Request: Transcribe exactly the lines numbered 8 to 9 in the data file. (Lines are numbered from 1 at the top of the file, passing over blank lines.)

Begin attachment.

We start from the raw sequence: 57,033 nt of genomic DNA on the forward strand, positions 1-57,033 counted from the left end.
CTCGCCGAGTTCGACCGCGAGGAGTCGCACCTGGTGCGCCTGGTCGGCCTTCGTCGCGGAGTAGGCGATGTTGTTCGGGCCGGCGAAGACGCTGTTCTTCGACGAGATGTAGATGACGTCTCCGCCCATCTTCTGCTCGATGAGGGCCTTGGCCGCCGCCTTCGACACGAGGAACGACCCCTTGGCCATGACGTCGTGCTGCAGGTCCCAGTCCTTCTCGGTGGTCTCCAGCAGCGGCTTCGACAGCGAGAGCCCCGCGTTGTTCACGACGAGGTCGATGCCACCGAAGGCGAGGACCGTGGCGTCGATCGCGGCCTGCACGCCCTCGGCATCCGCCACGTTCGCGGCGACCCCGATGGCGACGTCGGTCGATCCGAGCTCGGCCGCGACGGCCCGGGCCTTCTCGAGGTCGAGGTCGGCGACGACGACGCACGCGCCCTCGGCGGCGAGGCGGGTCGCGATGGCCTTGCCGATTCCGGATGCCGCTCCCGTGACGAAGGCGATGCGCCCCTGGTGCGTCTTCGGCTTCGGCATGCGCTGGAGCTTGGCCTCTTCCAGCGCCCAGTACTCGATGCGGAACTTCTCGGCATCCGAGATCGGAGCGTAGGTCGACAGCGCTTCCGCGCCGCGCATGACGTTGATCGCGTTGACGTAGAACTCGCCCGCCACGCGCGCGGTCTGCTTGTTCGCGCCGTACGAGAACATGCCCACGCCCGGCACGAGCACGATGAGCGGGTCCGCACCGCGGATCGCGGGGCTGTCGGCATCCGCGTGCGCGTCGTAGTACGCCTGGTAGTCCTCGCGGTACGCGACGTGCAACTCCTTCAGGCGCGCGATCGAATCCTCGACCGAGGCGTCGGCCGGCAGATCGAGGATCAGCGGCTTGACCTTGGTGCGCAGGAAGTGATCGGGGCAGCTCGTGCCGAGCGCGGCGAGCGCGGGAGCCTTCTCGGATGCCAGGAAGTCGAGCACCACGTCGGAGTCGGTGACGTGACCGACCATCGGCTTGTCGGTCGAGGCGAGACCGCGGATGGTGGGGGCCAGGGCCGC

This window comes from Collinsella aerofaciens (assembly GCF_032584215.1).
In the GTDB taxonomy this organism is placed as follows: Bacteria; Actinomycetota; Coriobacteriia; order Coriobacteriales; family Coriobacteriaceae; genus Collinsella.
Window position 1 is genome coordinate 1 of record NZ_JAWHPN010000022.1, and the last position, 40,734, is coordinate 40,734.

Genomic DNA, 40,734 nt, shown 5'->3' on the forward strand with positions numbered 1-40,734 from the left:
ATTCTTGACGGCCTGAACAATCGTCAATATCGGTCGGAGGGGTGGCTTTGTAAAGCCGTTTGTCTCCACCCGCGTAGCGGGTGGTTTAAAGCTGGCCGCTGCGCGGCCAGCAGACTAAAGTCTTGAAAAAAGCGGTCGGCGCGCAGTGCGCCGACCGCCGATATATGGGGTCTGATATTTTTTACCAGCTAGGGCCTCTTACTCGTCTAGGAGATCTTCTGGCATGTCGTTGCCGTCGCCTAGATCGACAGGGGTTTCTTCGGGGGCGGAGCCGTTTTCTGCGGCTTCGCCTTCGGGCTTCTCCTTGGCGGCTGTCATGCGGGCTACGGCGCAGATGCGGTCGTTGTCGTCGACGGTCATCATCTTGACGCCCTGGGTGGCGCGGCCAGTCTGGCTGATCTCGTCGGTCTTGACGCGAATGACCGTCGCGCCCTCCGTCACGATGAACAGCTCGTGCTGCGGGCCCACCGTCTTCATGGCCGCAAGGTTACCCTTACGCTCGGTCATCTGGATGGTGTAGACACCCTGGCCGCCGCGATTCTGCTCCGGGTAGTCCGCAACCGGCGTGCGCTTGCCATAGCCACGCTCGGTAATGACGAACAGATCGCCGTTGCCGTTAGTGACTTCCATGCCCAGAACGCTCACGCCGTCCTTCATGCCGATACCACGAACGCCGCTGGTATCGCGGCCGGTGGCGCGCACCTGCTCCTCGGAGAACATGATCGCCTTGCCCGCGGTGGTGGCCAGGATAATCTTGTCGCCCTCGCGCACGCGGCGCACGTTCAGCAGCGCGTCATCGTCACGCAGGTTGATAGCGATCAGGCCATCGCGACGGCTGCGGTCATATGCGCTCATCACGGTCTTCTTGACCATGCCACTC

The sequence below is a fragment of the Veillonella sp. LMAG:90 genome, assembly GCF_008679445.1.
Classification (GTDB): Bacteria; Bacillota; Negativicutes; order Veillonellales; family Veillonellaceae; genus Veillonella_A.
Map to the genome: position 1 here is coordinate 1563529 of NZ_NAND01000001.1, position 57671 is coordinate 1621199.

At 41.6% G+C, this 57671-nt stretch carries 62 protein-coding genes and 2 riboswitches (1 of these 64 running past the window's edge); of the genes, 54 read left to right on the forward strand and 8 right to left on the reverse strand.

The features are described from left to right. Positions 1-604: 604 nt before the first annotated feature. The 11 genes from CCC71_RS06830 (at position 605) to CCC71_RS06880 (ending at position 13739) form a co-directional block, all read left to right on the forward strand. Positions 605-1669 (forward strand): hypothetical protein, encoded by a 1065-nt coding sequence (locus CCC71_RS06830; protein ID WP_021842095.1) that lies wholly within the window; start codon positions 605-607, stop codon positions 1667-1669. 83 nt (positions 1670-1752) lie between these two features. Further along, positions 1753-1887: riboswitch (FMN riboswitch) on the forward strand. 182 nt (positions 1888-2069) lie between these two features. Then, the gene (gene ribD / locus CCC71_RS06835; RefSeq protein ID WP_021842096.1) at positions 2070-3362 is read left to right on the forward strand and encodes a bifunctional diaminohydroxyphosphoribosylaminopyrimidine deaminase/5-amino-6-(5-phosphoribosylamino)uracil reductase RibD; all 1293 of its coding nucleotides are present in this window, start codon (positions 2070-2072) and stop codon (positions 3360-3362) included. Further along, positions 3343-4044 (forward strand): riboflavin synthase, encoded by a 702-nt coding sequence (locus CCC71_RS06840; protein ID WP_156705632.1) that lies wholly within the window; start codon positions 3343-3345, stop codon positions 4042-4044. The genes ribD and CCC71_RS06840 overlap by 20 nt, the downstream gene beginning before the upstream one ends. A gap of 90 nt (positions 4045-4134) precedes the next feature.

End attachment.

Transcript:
The sequence below is a fragment of the Veillonella sp. LMAG:90 genome, assembly GCF_008679445.1.
Classification (GTDB): Bacteria; Bacillota; Negativicutes; order Veillonellales; family Veillonellaceae; genus Veillonella_A.